On Sunday 19 June 2016 Class War and supporters including London Fourth Wave Feminists in cat masks, protested outside with toy plastic hammers offering to take down the shutter which had been declared illegal.

Police guarded the shop and prevented the protesters going inside but seemed generally fairly relaxed about the protest, with at least one making clear his distaste for the tacky tourist attraction they were having to protect. At one point they and the protesters were engulfed in red smoke after a couple of black-clad men arrived to join the protest, quickly fading away as the smoke cleared, with the protest then continuing in good spirits.

The good news is that the shop was put up for sale in April 2021 and is expected to close and take on some new use once sold. I’m not aware of any plans for its use and it will quite likely end up as some kind of offices, but it would be rather more satisfactory if it were bought and actually opened as a ‘Museum of Women’s History’. As I write it appears to still be unsold.

Rip Down the Ripper Facade!


All photographs on this and my other sites, unless otherwise stated, are taken by and copyright of Peter Marshall, and are available for reproduction or can be bought as prints.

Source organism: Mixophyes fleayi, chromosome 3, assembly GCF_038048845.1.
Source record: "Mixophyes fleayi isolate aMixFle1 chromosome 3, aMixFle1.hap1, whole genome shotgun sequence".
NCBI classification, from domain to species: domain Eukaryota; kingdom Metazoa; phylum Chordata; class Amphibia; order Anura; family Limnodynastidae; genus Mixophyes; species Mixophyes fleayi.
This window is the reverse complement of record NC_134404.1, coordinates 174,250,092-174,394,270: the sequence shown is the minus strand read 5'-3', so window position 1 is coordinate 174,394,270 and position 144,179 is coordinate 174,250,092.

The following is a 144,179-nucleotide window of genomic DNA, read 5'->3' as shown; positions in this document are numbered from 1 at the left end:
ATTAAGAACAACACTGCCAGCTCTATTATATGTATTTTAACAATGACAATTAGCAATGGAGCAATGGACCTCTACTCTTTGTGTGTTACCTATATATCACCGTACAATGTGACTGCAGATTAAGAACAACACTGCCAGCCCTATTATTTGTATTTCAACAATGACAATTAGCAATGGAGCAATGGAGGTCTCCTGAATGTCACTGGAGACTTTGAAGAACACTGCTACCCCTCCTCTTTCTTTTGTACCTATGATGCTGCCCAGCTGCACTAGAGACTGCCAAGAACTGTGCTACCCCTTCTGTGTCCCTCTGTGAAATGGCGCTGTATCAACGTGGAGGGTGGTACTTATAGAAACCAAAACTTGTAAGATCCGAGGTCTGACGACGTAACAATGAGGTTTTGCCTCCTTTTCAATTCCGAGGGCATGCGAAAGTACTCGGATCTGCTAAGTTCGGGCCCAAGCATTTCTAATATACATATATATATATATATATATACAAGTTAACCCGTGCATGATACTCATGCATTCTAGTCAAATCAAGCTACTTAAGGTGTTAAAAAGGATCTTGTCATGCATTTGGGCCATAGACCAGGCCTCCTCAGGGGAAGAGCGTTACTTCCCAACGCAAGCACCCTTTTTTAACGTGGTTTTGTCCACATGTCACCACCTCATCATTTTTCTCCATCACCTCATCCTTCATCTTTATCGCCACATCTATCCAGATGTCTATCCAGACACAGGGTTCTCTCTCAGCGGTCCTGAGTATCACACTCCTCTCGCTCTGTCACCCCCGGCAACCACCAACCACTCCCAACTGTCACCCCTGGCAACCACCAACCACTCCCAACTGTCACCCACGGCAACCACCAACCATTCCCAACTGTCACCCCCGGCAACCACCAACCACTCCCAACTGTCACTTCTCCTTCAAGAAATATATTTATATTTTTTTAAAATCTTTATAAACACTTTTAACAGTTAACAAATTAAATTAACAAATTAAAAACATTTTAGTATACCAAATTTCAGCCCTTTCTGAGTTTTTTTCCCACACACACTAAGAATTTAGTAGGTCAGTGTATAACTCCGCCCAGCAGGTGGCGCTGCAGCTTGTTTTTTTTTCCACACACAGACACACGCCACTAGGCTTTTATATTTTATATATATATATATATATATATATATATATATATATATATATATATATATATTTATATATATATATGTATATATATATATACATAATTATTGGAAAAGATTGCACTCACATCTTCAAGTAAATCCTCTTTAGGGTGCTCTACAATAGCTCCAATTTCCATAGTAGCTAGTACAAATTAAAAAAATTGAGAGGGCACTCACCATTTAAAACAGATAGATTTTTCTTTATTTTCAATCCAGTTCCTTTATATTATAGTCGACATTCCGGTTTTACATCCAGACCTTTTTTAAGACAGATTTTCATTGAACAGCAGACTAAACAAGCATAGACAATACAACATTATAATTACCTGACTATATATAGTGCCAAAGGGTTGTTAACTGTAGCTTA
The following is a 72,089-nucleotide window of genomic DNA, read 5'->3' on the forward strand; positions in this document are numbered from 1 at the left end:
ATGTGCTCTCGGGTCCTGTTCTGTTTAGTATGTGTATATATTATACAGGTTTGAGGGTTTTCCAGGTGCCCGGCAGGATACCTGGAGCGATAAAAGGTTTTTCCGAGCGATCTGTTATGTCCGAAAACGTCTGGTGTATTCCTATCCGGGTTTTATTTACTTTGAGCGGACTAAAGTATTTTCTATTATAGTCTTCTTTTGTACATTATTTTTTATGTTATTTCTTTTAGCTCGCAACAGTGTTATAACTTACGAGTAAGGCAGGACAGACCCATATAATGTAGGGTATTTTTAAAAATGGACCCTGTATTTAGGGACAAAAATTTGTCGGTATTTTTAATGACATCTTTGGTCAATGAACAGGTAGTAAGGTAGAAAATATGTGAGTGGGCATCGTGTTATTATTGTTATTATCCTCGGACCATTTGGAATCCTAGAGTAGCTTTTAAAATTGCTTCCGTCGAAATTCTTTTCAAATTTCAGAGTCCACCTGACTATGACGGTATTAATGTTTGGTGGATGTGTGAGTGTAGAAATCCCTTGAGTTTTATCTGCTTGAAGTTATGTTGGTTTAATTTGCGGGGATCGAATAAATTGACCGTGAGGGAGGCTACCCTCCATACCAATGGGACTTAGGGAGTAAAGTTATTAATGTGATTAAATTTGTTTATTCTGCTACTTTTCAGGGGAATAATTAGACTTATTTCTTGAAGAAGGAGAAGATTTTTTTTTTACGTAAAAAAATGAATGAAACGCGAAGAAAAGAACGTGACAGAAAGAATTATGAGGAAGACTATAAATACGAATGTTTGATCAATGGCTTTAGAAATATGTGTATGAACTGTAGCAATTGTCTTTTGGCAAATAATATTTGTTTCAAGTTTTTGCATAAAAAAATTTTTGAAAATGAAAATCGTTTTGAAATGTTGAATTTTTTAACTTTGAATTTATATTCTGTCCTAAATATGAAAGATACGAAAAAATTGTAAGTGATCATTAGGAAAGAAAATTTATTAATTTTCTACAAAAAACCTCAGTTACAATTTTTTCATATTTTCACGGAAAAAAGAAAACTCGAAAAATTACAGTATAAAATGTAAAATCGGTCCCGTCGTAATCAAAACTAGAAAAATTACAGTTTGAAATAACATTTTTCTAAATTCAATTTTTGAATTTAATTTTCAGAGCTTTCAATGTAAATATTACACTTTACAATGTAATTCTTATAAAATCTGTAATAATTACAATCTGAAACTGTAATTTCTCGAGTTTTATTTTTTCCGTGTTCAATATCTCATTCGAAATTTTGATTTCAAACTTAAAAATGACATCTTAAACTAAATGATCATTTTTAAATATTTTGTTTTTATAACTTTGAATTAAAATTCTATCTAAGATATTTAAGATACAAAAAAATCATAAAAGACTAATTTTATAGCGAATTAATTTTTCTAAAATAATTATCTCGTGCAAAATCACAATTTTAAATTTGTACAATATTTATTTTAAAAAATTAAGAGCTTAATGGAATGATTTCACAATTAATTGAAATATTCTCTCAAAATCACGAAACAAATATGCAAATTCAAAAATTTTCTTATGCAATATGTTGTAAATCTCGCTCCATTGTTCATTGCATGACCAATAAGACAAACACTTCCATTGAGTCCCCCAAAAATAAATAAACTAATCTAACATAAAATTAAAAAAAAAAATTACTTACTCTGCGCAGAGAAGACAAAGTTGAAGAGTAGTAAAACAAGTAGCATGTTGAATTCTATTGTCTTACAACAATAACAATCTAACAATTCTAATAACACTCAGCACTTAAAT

More from May Days: 2016

Tuesday, May 12th, 2020

Clerkenwell Green was more packed than ever for May Day 2016, with the big attraction being a rally before the start of the march with Jeremy Corbyn as the main speaker, along with TUC General Secretary Frances O’Grady.

While the event usually attracts little media attention, TV crews and photographers were out in force, with a crowd of photographers around the open-top bus from which he was speaking, and mobbing him as he arrived and left. The stewards became rather heated and there were some who threatened the photographers and a considerable amount of pushing from both them and the photographers. I was glad I had decided to keep well clear.